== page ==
FLASH MEMORY INTRODUCTION
Flash memory is a non-volatile computer memory that can be electrically erased
and reprogrammed. It is a technology that is primarily used in memory cards and USB flash drives for general storage and transfer of data between computers and other digital products. It is a specific type of EEPROM (Electrically Erasable Programmable Read-Only
Memory) that is erased and programmed in large blocks; in early flash the entire chip had to be erased at once. Flash memory costs far less than byte-programmable EEPROM and therefore has
become the dominant technology wherever a significant amount of non-volatile, solid state storage is needed. Flash memory is non-volatile, which means that no power is needed to maintain the
information stored in the chip. In addition, flash memory offers fast read access times (although not as fast as volatile DRAM memory used for main memory in PCs) and better kinetic shock resistance than hard disks. These characteristics explain the popularity of flash memory in portable devices. Another feature of flash memory is that when packaged in a "memory card," it is
enormously durable, being able to withstand intense pressure, extremes of temperature, and even immersion in water. Although technically a type of EEPROM, the term "EEPROM" is generally used to
refer specifically to non-flash EEPROM which is erasable in small blocks, typically bytes. Because erase cycles are slow, the large block sizes used in flash memory erasing give it a significant speed advantage over old-style EEPROM when writing large amounts of data. Example applications include PDAs (personal digital assistants), laptop computers, digital audio players, digital cameras and USB’s.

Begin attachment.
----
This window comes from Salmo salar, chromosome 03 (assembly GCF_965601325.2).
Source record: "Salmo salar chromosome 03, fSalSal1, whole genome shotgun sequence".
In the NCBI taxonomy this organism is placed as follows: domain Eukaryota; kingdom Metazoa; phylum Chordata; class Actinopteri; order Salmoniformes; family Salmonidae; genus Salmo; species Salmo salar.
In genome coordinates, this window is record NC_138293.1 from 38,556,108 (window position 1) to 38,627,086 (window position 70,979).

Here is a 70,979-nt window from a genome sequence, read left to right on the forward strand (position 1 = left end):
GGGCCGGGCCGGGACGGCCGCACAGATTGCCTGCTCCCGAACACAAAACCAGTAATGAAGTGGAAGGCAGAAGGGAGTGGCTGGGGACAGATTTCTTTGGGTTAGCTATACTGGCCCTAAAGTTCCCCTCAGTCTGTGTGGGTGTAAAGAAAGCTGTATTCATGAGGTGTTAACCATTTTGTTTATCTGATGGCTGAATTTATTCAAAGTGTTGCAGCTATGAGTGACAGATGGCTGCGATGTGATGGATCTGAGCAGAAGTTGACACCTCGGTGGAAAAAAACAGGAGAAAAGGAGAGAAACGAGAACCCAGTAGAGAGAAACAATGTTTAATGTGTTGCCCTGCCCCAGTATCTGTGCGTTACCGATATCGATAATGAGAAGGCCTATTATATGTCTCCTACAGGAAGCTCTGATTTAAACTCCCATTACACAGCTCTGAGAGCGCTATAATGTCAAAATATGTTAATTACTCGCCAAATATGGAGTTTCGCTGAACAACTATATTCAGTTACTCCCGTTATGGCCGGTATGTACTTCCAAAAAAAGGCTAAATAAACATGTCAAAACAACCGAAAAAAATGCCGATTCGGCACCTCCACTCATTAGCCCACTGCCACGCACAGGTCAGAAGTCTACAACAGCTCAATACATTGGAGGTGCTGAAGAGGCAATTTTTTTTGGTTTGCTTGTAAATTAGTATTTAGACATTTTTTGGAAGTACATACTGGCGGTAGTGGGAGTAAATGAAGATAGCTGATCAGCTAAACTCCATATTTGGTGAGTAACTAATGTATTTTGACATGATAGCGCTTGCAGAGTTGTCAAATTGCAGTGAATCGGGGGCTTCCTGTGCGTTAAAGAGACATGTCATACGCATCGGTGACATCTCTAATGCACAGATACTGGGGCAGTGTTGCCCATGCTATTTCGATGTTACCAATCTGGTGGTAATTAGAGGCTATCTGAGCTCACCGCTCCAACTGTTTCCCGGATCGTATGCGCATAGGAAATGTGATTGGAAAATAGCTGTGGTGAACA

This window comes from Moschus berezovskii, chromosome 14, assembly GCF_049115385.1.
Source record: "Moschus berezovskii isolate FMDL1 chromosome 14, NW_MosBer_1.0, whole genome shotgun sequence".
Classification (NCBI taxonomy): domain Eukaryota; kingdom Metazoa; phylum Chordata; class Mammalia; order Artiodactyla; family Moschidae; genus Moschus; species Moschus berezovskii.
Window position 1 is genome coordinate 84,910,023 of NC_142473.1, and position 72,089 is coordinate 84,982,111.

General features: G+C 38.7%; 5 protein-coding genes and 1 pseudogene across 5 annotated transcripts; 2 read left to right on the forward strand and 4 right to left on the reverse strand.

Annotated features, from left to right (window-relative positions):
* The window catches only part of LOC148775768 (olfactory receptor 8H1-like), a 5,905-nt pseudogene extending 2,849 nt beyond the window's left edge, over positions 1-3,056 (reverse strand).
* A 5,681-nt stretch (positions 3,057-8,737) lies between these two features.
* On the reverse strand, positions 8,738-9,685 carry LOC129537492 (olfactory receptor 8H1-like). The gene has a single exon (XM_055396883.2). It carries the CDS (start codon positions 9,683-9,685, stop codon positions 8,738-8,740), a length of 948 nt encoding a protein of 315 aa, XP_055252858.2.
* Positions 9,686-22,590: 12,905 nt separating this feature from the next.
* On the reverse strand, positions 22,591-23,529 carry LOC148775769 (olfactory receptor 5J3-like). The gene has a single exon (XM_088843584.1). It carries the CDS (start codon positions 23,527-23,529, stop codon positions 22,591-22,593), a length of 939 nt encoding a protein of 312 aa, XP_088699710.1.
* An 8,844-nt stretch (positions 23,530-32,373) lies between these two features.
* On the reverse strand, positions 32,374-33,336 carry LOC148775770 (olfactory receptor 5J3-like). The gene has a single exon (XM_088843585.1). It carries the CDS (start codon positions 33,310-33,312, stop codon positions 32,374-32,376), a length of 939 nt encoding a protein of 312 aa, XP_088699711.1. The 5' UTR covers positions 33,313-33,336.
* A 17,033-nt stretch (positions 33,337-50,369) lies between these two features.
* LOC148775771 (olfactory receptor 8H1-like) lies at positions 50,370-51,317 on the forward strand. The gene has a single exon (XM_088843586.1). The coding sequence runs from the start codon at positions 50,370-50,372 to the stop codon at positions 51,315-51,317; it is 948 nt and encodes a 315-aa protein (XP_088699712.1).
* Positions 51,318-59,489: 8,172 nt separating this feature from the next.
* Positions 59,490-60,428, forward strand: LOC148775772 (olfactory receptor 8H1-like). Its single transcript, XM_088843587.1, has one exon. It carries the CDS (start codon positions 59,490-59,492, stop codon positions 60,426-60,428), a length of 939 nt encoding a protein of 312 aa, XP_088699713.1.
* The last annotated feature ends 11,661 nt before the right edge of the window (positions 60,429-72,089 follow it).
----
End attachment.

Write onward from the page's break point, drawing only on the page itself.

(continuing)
FLASH MEMORY HISTORY
Flash memory (both NOR and NAND types) was invented by Dr. Fujio Masuoka
while working for Toshiba circa 1980. According to Toshiba, the name "flash" was suggested by Dr. Masuoka's colleague, Mr. Shoji Ariizumi, because the erasure process of the memory contents reminded him of a flash of a camera. Dr. Masuoka presented the invention at the IEEE 1984 International Electron Devices Meeting (IEDM) held in San Francisco, California. Intel saw the massive potential of the invention and introduced the first commercial NOR type flash chip in 1988. NOR-based flash has long erase and write times, but provides full address and data buses, allowing random access to any memory location. This makes it a suitable replacement for older ROM chips, which are used to store program code that rarely needs to be updated, such as a computer's BIOS or the firmware of set-top boxes. Toshiba announced NAND flash at the 1987 International Electron Devices Meeting.
It has faster erase and write times, and requires a smaller chip area per cell, thus allowing greater storage densities and lower costs per bit than NOR flash; it also has up to ten times the endurance of NOR flash. However, the I/O interface of NAND flash does not provide a random-access external
address bus. Rather, data must be read on a block-wise basis, with typical block sizes of hundreds to thousands of bits. This made NAND flash unsuitable as a drop-in replacement for program ROM since